The appearance this past week of two myth-busting articles on schizophrenia in the New York Times, was long overdue. Still, I couldn’t help firing off a cranky comment to the Well section of that paper to argue that it is absolutely ludicrous that mainstream medicine for years has gotten away with promoting the dumbing down of patient expectations.
Think about it. In almost every other area of endeavor, Americans are encouraged to self-promote, to aim big, to dress for success, to follow the American dream. Everywhere . . . except for a schizophrenia diagnosis. You would think, wouldn’t you, that emulating what more successful people do would be part and parcel of any recovery. But, apparently the wisdom of this idea has escaped much of the mental health industry, which now appears finally ready to STUDY THIS PHENOMENON further! Oh, for heaven sakes! If you tell people they are sick, most people will believe you. Knowing they are “brain damaged” and have “a biochemical imbalance” will make the road to recovery even harder.
Researchers have conducted more than 100,000 studies on schizophrenia since its symptoms were first characterized. They have tested patients’ blood. They have analyzed their genes. They have measured perceptual skills, I.Q. and memory, and have tried perhaps thousands of drug treatments.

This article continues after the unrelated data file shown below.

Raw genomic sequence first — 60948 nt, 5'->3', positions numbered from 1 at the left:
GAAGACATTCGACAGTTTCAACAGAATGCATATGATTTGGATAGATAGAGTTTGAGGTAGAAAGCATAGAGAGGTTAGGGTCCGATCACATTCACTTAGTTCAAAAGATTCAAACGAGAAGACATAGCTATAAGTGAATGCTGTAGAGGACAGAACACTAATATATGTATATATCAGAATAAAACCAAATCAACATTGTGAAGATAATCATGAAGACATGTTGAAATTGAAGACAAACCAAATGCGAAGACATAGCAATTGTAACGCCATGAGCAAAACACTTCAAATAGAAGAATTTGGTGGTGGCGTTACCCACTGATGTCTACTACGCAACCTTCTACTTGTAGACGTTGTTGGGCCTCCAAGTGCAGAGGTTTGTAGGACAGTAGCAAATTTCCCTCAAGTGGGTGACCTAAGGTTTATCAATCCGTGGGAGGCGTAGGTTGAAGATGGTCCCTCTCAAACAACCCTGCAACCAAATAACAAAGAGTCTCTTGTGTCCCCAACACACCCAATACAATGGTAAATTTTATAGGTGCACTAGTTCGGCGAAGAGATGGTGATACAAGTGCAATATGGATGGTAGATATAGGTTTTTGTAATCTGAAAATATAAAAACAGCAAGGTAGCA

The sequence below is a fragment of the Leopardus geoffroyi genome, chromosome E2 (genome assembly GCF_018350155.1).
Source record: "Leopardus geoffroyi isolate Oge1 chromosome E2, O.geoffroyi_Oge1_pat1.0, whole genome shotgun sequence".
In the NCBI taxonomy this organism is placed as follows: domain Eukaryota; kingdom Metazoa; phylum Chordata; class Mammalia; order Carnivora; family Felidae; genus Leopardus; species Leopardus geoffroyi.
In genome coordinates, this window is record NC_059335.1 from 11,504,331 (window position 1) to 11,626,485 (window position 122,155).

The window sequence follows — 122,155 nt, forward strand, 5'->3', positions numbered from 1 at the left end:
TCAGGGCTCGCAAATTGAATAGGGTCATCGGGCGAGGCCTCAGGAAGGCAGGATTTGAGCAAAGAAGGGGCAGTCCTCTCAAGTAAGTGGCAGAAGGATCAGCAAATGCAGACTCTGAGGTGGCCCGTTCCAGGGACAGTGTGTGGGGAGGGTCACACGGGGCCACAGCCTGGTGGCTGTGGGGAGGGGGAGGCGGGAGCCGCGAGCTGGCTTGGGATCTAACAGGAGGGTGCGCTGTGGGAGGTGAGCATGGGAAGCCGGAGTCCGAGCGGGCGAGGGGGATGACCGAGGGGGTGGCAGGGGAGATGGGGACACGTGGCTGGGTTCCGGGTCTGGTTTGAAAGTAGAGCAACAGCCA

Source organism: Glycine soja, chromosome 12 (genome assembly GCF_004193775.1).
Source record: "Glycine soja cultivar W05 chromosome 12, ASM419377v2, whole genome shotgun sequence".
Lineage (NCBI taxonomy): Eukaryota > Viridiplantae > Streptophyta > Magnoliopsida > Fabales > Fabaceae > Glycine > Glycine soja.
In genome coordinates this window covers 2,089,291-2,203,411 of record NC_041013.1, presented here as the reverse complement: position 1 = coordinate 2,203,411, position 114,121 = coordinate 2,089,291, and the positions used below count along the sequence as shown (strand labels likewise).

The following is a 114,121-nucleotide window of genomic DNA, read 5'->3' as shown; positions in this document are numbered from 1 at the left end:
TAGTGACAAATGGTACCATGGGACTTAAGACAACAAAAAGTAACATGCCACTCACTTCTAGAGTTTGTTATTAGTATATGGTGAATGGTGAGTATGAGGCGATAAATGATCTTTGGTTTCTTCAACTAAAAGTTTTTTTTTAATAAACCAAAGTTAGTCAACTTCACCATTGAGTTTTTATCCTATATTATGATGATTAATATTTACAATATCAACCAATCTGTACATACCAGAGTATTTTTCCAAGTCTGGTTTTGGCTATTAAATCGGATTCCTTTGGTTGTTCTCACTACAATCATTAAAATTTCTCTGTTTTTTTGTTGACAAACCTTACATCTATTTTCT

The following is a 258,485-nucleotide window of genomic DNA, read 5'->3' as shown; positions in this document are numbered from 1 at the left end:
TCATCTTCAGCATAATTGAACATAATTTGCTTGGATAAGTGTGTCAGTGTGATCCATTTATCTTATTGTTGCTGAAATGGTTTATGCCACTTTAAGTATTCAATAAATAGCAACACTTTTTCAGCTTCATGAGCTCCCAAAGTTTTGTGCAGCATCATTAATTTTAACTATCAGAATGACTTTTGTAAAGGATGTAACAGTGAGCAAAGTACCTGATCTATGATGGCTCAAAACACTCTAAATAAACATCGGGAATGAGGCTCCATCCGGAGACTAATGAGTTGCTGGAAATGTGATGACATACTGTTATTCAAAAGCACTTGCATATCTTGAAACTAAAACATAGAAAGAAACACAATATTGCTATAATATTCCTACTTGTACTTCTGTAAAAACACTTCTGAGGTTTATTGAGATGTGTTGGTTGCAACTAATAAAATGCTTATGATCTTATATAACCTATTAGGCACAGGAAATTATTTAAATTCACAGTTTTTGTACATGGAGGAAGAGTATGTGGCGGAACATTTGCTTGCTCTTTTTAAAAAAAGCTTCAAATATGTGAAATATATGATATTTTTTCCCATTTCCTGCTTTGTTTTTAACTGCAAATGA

Now, a group of people with the diagnosis is showing researchers a previously hidden dimension of the story: how the disorder can be managed while people build full, successful lives. The continuing study — a joint project of the University of California, Los Angeles; the University of Southern California; and the Department of Veterans Affairs — follows a group of 20 people with the diagnosis, including two doctors, a lawyer and a chief executive, Ms. Myrick.
It was hard for me to keep a straight face when I read how “surprised” the research community was when it discovered this “hidden dimension of the story.” In the meantime, my son Chris goes about his daily living while we continue to extract him from the clutches of his dismal diagnosis. He is out most evenings in rehearsals for the upcoming Christmas pantomime, Jack and the Beanstalk. He’s a member of several choirs that practice once a week. If he were living back in North America, and not the life of an expat in Europe, I feel sure that he would have a paying job in addition to all of the volunteer work that he does. The work permit here is not an insurmountable stumbling block, but it is a process to go through that we haven’t managed to give much thought to until recently. I continue to push the idea of his going back to university to study voice and music. Chris and his brothers, Taylor and Alex, are getting along well and they are doing their bit to encourage Chris to develop his full potential. Why should anyone settle for less?